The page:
SHARK, an exhibition at the Museum of Art ? Fort Lauderdale, Nova Southeastern University takes visitors on a journey through over 70 artists’ perspectives on these fascinating creatures from predator to victim to pop culture icon. The exhibition has been organized by the Museum of Art and curated by acclaimed marine artist and author, Richard Ellis. It is being presented in association with Nova Southeastern University’s Oceanographic Center.

On view now through Jan. 6, 2013, the multi-media exhibition features drawings, paintings, photography, sculptures and videos by artists from all over the world.

“Sharks have long fascinated man; some ancient societies even revered them as gods. In my art, I pay homage to their graceful beauty,” said Ellis. “This exhibition delves into a variety of issues in an examination of the human impact on sharks. It explores the shark as a predator and its portrayal in culture, the importance of shark conservation, the biology of the myriad of shark species, and the thrill of shark encounters.”

“SHARK is a stunning and timely exhibition about how the shark has entered the public imagination and how artists, over the decades, have portrayed one of the most fascinating, vulnerable, and misunderstood marine animals on the planet,” said Irvin Lippman, executive director of the Museum of Art.


The exhibition opens with John Singleton Copley’s painting Watson and the Shark (ca. 1778) the first depiction that firmly established the shark as a man-eater. Copley’s fascination is shared by contemporary artists such as Robert Longo, José Bedia, Kcho and Damien Hirst, all of whom are featured in the exhibition. SHARK also includes well-known marine artists Guy Harvey and Kent Ullberg, as well as noted photographers Chris Fallows, Ron and Valerie Taylor, Daniel Botelho, David Doubilet, and Rodney Fox. Among the most dramatic installations are the watercolors of 400 shark species by British wildlife illustrator Marc Dando.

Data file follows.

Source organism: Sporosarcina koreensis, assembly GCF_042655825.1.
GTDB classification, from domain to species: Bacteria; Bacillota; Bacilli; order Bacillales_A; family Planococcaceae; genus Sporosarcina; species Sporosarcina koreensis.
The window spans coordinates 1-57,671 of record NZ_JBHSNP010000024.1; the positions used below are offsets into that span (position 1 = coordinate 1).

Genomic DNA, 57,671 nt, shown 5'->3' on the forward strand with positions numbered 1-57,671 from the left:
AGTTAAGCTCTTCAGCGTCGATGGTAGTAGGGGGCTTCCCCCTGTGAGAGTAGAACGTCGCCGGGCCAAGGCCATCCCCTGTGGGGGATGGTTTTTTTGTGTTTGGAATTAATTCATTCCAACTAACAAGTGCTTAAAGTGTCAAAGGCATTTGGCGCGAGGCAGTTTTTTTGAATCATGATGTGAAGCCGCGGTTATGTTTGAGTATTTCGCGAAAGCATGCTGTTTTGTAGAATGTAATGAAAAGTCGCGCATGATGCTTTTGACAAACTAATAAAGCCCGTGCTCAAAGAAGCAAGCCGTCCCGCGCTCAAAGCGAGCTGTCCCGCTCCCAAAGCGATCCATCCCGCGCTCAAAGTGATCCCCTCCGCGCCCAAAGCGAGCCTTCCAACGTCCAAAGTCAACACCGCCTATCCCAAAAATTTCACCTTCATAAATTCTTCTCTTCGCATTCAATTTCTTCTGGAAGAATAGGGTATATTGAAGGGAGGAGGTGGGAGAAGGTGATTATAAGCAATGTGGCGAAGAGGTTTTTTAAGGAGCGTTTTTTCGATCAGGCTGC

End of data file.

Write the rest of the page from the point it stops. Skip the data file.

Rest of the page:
One gallery is devoted to Jaws, the 1975 Steven Spielberg film. Original storyboards, illustrations, posters and memorabilia are included to underscore the impact this film had on the human consciousness. Ellis has carefully selected the 160 works in this exhibition to show the multiple portraits of the shark – from predator to prey – to help us better understand this magnificent fish, which is now listed among the most vulnerable of all marine creatures.

Visitors can engage with the exhibition before stepping into the Museum by downloading the SHARK mobile integration onto smartphones and tablets. This family-friendly program offers gaming, shark facts, shark tracking and a family resource guide. It can be downloaded via a mobile bar code or a link on our website Furthering the interactive experience are installations throughout the exhibition of education stations that answer questions about the habits of sharks and the need for conservation.

Admission to SHARK includes general admission to the Museum. Adult admission is $10, seniors and military is $7, children ages 6-17 is $5, children 5 and under and Museum members are admitted free. The SHARK exhibition audio guide is $4 per person. Schools and children’s group admission is $8 and adult group admission is $10. Group admission rates include audio guides.